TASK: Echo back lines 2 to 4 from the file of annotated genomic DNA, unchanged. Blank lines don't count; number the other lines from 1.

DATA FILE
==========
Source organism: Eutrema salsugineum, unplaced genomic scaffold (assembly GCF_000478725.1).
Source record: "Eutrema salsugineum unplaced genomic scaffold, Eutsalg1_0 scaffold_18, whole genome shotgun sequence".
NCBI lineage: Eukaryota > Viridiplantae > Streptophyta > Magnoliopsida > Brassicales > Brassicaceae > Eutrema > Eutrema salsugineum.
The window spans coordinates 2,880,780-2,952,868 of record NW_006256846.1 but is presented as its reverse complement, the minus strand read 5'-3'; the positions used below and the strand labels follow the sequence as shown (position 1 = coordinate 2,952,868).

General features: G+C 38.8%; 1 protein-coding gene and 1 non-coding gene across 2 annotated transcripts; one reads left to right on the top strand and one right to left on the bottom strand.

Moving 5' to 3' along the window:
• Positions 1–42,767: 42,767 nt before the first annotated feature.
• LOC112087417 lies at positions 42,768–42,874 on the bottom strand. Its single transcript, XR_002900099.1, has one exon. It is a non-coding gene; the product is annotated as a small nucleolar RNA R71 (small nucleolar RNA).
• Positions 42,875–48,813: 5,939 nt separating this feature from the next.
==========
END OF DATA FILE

Source record: "Eutrema salsugineum unplaced genomic scaffold, Eutsalg1_0 scaffold_18, whole genome shotgun sequence".
NCBI lineage: Eukaryota > Viridiplantae > Streptophyta > Magnoliopsida > Brassicales > Brassicaceae > Eutrema > Eutrema salsugineum.
The window spans coordinates 2,880,780-2,952,868 of record NW_006256846.1 but is presented as its reverse complement, the minus strand read 5'-3'; the positions used below and the strand labels follow the sequence as shown (position 1 = coordinate 2,952,868).